On November 13, 1952, Brown was scheduled to be released from the hospital. She’d written to Rockefeller that her plan was to be carried out of the hospital “in a sedan chair by four of the village boys.” In that inimitable spirit, when the medical staff came to check on her one last time, a nurse inquired about how she was feeling. Brown kicked up a leg high over her head, and responded, “Grand!” Unfortunately, the sudden kick loosened a blood clot, which made the quick trip to her brain. She was dead before the day was over, at the age of 42.
Shortly beforehand, Brown had written to Rockefeller indicating that she was pregnant: “In spite of the chance that it might be other complications … my heart is more happy thinking that we might have conceived together. Even if we lose it this time we know we can do it again.”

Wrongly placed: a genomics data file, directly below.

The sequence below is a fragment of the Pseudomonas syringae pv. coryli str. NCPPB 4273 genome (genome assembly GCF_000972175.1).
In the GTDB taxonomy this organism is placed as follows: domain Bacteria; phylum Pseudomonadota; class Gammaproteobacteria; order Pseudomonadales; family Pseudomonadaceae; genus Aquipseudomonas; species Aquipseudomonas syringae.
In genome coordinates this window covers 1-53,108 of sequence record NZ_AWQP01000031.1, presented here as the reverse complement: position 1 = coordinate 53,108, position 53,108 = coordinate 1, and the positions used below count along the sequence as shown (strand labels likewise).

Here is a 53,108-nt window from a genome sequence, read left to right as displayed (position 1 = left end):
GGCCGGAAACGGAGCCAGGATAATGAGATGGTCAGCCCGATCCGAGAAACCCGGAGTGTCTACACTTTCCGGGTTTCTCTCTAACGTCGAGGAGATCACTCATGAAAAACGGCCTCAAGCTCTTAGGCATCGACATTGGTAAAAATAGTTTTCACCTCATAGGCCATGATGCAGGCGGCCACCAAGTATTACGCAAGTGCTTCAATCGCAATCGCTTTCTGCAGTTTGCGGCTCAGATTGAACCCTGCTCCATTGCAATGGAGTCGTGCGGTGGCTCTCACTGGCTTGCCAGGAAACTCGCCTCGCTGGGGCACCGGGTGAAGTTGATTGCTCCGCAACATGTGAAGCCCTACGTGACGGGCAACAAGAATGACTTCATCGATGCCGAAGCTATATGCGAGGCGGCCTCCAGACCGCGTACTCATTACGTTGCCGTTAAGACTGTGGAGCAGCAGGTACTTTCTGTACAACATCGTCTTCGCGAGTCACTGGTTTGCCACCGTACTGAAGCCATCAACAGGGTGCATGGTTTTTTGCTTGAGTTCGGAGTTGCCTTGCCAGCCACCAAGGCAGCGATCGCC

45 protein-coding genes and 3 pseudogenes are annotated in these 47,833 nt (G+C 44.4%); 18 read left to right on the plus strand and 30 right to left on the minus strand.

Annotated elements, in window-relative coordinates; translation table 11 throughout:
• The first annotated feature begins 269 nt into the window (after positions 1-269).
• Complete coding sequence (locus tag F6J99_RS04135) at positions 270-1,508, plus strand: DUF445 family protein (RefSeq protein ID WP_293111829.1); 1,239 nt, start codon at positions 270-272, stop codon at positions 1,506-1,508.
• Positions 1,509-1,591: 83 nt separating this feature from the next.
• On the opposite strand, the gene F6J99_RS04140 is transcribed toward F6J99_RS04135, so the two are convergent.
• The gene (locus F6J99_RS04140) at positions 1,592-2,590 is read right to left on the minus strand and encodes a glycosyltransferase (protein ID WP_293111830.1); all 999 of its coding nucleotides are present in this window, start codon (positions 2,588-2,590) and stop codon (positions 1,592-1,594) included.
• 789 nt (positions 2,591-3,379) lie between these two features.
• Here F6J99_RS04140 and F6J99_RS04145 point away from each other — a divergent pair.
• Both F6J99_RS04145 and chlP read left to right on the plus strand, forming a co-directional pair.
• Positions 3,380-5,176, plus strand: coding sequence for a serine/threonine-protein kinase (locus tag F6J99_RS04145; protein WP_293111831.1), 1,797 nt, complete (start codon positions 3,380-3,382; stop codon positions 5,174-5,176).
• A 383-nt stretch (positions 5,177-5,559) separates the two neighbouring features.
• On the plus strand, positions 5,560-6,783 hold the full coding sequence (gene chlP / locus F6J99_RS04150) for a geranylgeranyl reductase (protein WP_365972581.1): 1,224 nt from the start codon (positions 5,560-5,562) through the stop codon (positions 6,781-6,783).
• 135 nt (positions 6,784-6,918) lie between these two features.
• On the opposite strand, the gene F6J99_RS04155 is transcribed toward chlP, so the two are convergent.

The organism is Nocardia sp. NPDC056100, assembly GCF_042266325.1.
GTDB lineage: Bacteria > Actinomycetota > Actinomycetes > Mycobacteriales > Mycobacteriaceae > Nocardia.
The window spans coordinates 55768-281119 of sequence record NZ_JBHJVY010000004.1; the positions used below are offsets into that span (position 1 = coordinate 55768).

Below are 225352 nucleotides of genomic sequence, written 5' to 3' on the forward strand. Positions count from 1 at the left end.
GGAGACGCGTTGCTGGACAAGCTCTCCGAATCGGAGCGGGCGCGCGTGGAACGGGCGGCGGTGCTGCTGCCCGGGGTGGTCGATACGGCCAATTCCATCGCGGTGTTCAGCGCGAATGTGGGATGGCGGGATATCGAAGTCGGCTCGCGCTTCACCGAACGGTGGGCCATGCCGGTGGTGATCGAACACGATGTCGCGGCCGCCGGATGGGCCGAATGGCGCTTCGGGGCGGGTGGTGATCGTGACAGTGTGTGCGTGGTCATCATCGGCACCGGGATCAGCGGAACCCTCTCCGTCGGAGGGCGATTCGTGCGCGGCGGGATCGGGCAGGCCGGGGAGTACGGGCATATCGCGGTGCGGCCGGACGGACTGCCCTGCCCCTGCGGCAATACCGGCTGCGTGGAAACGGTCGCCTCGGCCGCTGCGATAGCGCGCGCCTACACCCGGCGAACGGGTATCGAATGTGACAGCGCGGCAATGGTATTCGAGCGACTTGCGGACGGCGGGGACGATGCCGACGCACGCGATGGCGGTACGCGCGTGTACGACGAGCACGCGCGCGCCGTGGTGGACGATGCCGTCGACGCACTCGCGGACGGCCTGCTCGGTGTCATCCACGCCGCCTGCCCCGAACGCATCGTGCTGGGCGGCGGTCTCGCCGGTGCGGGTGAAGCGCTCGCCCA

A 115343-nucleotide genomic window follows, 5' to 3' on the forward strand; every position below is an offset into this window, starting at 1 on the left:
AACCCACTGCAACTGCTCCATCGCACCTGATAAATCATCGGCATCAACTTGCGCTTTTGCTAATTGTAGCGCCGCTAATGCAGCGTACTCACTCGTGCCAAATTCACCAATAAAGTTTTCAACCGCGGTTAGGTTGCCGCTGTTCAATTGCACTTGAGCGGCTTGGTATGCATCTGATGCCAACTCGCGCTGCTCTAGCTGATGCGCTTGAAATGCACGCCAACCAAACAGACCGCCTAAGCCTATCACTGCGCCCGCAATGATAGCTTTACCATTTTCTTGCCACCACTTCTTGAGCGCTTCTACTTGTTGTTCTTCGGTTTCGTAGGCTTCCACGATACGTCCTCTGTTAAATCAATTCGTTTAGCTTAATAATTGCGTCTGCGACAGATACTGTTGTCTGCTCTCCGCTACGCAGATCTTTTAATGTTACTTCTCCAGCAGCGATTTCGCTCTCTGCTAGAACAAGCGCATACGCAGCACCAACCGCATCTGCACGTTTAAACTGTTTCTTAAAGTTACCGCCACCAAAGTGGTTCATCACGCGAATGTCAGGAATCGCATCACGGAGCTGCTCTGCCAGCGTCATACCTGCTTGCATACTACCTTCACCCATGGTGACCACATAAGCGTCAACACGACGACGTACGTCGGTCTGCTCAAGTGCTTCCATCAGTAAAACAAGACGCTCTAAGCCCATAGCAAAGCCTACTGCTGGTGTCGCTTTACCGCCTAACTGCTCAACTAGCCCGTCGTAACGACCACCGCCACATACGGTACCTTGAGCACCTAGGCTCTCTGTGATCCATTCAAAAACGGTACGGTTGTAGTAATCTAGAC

Obviously, Brown never had the chance to bear children of her own. But she still understood that her legacy would live on in the imaginations of the millions of children who had read her books (or whose parents had read her books to them). “How many children have you?” she asked herself in a note that was published in 1945.
“I have 50 books,” she responded.